Licorice Pizza (Paul Thomas Anderson, 2021, USA/Canada)

Licorice Pizza is a return-to-form for director Paul Thomas Anderson. After his last film - the period piece Phantom Thread - Anderson is returning to his childhood in California's San Fernando Valley - a setting that will be familiar to fans of the director's film Boogie Nights. From start to finish, Licorice Pizza is saturated with details from the director's youth. Yes, it's a nostalgia trip, but it is a glorious one - and it is rare these days to get a film that pays such attention to the small details of the past. In that sense alone, Licorice Pizza is a triumph.

The film also bears similarities to Quentin Tarantino's Once Upon a Time in Hollywood, in that it is also about personalities who live on the fringes of the Hollywood establishment. Our protagonist Gary Valentine is a young man who is a child actor. He is a nobody in the bigger picture, but he is a star to the people around him - including Alana Kane. Alana (played by Alana Haim) is a decade his senior. We're not quite sure what she wants, and she is going through a crisis of some time. The film follows the trajectory of their relationship throughout the film, including several ups and downs.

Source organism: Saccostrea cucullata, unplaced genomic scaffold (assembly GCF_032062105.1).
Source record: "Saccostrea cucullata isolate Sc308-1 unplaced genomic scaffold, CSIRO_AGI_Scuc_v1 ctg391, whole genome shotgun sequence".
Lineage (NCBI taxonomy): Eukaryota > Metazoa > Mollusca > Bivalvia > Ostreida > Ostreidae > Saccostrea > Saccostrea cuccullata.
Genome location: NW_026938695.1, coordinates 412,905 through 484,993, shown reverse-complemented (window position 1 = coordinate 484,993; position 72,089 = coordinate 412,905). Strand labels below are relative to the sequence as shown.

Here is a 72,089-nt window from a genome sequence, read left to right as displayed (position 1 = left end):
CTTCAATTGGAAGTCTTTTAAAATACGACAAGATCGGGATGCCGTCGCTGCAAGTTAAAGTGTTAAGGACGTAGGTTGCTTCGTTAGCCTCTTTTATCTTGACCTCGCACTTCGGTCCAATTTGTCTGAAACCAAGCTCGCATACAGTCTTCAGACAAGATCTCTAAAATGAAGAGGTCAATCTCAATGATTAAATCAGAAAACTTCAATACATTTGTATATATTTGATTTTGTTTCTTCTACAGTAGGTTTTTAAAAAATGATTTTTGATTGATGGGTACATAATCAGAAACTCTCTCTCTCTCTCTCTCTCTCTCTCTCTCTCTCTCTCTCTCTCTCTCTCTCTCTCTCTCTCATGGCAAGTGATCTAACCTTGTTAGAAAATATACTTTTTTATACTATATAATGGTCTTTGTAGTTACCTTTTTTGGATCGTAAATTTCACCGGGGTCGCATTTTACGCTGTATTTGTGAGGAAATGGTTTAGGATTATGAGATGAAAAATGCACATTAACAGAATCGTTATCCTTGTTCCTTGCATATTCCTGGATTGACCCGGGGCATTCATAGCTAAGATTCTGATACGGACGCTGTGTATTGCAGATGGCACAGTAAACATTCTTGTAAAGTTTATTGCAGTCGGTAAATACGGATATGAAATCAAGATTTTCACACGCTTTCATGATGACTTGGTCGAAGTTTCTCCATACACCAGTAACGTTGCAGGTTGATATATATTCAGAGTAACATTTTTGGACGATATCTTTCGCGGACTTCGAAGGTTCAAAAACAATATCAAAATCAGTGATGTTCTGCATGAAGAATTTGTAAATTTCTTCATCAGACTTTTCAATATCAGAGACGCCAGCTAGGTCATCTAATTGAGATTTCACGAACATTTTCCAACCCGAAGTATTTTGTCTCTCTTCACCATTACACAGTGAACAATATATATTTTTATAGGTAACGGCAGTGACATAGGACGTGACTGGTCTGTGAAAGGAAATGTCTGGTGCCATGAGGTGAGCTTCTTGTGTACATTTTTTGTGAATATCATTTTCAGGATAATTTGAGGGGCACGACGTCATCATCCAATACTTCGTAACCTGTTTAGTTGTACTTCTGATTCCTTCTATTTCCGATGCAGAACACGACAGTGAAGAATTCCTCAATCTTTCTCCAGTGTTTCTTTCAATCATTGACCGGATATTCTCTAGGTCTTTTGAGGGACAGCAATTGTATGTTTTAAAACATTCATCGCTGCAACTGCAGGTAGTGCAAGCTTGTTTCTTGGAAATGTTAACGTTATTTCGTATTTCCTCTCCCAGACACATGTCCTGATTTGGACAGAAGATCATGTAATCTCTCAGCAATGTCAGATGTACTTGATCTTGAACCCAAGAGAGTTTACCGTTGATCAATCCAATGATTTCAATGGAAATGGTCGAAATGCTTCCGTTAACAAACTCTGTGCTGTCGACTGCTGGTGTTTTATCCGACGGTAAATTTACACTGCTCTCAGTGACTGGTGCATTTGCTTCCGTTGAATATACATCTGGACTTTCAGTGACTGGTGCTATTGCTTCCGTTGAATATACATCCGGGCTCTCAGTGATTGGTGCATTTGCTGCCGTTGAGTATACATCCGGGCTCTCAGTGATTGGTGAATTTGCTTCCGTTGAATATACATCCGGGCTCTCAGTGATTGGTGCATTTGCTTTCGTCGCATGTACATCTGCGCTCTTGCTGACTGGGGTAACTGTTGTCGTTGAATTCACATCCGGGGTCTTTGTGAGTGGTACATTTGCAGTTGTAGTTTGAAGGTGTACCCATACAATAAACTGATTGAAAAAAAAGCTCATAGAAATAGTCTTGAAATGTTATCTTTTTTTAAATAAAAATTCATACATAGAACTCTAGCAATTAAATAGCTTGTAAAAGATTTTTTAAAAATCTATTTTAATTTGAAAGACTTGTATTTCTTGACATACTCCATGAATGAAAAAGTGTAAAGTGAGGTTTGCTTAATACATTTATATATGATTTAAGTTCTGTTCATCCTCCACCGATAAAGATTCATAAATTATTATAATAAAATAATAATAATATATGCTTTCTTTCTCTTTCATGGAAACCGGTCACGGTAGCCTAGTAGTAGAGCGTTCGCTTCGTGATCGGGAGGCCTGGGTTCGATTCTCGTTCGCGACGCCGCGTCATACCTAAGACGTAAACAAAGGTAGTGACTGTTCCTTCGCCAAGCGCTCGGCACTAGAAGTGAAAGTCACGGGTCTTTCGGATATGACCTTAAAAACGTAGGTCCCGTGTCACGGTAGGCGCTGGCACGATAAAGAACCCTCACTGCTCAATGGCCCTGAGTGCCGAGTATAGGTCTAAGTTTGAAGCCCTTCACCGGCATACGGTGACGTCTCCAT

For those who prefer a very strict linear narrative, Licorice Pizza will be disappointing. The film goes off on tangents, including a very long segment involving Sean Penn as an older actor and Bradley Cooper as an insane Jon Peters. But for those who love to soak in details and recreated environments, Licorice Pizza is enjoyable. While not a perfect film and probably not P.T. Anderson's best, Licorice Pizza is still better than many films that came out this past year and deserves the accolades it is receiving, particularly for its performances.


9/10

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